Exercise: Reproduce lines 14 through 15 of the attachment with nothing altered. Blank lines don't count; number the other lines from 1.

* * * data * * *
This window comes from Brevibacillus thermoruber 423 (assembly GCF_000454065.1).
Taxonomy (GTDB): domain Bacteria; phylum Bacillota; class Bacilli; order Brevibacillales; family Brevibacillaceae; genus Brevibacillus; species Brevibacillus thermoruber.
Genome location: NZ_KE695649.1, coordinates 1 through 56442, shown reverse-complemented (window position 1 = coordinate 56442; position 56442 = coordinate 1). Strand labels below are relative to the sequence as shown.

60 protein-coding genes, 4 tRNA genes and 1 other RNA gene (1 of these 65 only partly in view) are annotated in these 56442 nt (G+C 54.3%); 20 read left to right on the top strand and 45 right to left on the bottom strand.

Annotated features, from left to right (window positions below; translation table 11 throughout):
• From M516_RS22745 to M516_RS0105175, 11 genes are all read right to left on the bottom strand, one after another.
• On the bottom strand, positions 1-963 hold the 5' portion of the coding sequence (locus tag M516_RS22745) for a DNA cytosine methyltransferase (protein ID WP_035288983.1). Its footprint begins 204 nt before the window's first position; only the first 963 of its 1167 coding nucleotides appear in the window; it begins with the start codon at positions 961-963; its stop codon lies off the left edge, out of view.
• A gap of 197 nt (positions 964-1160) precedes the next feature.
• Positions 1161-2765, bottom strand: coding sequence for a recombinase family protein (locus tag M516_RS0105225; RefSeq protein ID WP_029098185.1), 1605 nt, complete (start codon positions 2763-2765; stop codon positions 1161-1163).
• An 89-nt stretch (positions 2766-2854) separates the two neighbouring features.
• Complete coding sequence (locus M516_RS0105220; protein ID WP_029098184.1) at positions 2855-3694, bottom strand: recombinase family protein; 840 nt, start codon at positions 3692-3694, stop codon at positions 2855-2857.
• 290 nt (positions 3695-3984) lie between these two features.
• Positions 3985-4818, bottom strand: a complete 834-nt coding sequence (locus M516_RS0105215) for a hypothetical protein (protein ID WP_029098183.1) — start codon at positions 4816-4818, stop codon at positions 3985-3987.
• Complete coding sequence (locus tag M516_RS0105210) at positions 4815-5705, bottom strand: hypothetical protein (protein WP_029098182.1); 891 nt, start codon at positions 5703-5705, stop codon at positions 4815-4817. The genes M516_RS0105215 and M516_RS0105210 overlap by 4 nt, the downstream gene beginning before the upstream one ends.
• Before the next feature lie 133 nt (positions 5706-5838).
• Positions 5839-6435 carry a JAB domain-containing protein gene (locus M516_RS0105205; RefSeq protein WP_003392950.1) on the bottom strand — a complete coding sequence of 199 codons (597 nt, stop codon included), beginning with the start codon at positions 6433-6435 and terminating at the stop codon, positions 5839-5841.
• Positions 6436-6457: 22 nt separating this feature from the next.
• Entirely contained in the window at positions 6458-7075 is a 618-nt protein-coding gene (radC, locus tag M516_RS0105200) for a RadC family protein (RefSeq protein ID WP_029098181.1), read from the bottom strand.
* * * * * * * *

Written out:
• Complete coding sequence (locus tag M516_RS0105210) at positions 4815-5705, bottom strand: hypothetical protein (protein WP_029098182.1); 891 nt, start codon at positions 5703-5705, stop codon at positions 4815-4817. The genes M516_RS0105215 and M516_RS0105210 overlap by 4 nt, the downstream gene beginning before the upstream one ends.
• Before the next feature lie 133 nt (positions 5706-5838).